History, culture and art have always played an important role in Lebanon for centuries. After the 20-year civil war and years of renovations, Beirut has resuscitated its world-class museums and monuments. The Musée National de Beyrouth is a must see for its collection of ancient art and objects. Across the street, the recently opened Mim Museum dazzles with its nearly 2000-strong collection of geological gems. I was dubious at first but was quickly seduced by this impressive museum. The Sursock Museum is housed inside a stunning 1912 Ottoman-era villa with Venetian flair and its collection of contemporary art makes for a fascinating visit. Linger and have a coffee in its beautiful courtyard. Dozens of art galleries have set up shop all over Beirut, a few reclaiming warn-torn buildings in order to create beauty from chaos. Such is the case with Beit Beirut, a bullet-riddled shell of a building that is housing exhibits until it’s renovated into a cultural center.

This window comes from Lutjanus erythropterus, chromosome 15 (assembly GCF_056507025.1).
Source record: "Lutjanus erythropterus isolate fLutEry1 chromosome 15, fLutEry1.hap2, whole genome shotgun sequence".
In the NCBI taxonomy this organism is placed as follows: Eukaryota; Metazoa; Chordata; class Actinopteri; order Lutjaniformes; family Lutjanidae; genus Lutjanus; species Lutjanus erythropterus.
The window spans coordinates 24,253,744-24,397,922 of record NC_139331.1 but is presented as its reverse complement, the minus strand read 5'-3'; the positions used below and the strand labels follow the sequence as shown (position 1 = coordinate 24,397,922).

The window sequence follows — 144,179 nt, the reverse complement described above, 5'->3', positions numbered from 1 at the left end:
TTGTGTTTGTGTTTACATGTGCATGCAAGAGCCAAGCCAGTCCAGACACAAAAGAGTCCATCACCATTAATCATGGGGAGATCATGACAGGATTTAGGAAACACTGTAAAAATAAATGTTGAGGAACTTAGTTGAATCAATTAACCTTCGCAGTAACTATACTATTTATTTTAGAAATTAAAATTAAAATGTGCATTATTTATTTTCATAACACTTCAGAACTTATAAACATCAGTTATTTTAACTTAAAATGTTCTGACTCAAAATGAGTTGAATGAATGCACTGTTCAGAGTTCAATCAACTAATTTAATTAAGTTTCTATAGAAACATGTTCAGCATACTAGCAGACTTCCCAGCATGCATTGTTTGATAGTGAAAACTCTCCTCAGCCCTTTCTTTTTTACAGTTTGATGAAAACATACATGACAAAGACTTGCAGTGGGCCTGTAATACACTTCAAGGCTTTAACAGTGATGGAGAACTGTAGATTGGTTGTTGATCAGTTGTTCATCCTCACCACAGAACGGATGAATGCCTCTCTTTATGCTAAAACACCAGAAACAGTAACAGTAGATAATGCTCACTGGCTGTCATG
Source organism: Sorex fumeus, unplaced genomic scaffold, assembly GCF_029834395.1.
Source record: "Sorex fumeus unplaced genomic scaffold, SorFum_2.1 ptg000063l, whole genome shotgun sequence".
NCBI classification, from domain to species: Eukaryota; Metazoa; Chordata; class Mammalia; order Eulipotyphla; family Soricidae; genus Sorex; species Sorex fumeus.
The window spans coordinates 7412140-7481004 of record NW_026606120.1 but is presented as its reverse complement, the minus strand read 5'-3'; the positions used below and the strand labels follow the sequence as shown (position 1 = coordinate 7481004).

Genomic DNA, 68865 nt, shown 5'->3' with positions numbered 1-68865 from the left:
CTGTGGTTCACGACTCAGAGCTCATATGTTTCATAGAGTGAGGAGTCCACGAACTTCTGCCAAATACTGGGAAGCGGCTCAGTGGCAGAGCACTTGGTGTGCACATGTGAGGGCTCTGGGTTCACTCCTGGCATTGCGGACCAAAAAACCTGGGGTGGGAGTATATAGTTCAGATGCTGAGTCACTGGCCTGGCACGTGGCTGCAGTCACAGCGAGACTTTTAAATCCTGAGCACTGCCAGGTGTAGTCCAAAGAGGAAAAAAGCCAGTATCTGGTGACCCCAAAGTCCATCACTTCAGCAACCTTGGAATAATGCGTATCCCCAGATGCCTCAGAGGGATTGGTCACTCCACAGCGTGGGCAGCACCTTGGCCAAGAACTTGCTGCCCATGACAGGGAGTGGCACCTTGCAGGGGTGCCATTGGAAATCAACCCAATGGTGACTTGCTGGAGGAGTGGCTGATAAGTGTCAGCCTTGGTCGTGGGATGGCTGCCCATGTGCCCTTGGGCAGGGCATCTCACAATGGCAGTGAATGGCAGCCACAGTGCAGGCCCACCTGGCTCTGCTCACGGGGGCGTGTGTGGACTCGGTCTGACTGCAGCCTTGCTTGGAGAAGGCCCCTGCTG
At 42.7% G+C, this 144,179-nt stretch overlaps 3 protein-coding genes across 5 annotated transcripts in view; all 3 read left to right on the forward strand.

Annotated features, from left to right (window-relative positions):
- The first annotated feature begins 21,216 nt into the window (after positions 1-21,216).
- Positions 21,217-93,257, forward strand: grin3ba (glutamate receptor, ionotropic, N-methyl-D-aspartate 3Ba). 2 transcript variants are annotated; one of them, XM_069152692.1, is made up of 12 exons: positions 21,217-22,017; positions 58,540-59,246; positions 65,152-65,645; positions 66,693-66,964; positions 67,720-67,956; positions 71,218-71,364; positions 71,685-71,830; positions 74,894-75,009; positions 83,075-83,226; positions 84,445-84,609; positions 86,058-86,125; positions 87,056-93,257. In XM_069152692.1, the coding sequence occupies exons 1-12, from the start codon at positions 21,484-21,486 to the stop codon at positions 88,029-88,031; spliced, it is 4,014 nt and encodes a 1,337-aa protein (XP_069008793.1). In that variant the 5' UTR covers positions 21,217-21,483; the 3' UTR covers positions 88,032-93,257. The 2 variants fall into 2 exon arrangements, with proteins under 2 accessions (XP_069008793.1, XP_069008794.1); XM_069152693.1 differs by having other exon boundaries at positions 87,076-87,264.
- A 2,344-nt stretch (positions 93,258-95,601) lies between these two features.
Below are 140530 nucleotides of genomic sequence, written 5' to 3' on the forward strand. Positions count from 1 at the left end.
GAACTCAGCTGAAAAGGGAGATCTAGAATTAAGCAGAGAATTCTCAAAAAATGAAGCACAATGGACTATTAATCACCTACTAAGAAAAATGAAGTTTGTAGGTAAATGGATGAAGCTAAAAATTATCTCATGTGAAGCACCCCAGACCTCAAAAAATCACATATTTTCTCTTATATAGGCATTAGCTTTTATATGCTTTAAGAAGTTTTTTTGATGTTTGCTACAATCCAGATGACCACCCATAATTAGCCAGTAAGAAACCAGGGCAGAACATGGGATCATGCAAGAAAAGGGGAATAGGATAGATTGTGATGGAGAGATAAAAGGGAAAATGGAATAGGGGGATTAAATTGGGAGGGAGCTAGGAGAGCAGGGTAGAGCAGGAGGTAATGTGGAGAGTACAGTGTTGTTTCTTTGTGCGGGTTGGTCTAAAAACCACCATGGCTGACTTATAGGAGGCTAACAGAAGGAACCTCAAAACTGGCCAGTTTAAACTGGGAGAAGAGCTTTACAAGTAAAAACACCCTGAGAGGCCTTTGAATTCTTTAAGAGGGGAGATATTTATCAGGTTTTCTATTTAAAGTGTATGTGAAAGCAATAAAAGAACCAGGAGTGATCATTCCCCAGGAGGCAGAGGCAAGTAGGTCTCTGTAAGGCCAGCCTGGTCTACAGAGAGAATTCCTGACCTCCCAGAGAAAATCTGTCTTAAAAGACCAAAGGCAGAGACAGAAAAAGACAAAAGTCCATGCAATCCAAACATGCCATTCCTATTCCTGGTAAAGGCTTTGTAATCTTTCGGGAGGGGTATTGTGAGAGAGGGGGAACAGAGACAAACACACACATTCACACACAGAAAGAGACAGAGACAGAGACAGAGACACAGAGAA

There are many monuments to visit while in Beirut and they include the Grand Sérail, the Beirut Souks, Place de l’étoile, Martyrs’ Square, Mohammed Al Amin Mosque, the Roman Baths and more. No one in Lebanon walks, which accounts for the constant traffic everywhere, but I am advising you to do it anyhow. Take a walk from the shell-riddled Holiday Inn building all the way to Raouché along the Corniche, the old lighthouse and a slight detour through the American University of Beirut campus until you reach the famous Pigeon Rocks. A walk through Gemmayzé, Mar Mikhael, Sodeco and Achrafieh is also a great way to admire some traditional and modern architecture and enjoy lovely cafés and restaurants.